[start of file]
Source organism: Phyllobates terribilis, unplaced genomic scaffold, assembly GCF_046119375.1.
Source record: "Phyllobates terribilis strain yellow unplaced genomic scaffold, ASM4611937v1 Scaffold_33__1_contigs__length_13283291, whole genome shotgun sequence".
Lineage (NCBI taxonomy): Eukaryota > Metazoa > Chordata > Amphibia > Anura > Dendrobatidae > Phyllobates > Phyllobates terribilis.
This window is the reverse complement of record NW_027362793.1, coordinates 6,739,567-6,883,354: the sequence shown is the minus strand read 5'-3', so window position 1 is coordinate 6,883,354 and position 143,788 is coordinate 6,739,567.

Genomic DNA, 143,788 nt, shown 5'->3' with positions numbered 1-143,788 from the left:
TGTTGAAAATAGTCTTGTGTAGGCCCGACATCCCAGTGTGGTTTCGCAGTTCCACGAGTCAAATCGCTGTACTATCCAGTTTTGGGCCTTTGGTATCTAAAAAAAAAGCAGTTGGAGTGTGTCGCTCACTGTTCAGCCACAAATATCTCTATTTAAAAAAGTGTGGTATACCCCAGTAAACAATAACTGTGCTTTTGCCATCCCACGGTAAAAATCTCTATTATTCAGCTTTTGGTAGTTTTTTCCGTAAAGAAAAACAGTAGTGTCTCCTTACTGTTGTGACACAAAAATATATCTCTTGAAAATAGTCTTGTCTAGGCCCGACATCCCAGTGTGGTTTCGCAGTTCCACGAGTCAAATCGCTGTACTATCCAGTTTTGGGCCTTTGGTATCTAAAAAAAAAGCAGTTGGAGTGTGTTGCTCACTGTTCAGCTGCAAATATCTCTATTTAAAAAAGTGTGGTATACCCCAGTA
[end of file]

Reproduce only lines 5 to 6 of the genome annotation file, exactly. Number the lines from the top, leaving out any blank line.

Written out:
Genomic DNA, 143,788 nt, shown 5'->3' with positions numbered 1-143,788 from the left:
TGTTGAAAATAGTCTTGTGTAGGCCCGACATCCCAGTGTGGTTTCGCAGTTCCACGAGTCAAATCGCTGTACTATCCAGTTTTGGGCCTTTGGTATCTAAAAAAAAAGCAGTTGGAGTGTGTCGCTCACTGTTCAGCCACAAATATCTCTATTTAAAAAAGTGTGGTATACCCCAGTAAACAATAACTGTGCTTTTGCCATCCCACGGTAAAAATCTCTATTATTCAGCTTTTGGTAGTTTTTTCCGTAAAGAAAAACAGTAGTGTCTCCTTACTGTTGTGACACAAAAATATATCTCTTGAAAATAGTCTTGTCTAGGCCCGACATCCCAGTGTGGTTTCGCAGTTCCACGAGTCAAATCGCTGTACTATCCAGTTTTGGGCCTTTGGTATCTAAAAAAAAAGCAGTTGGAGTGTGTTGCTCACTGTTCAGCTGCAAATATCTCTATTTAAAAAAGTGTGGTATACCCCAGTA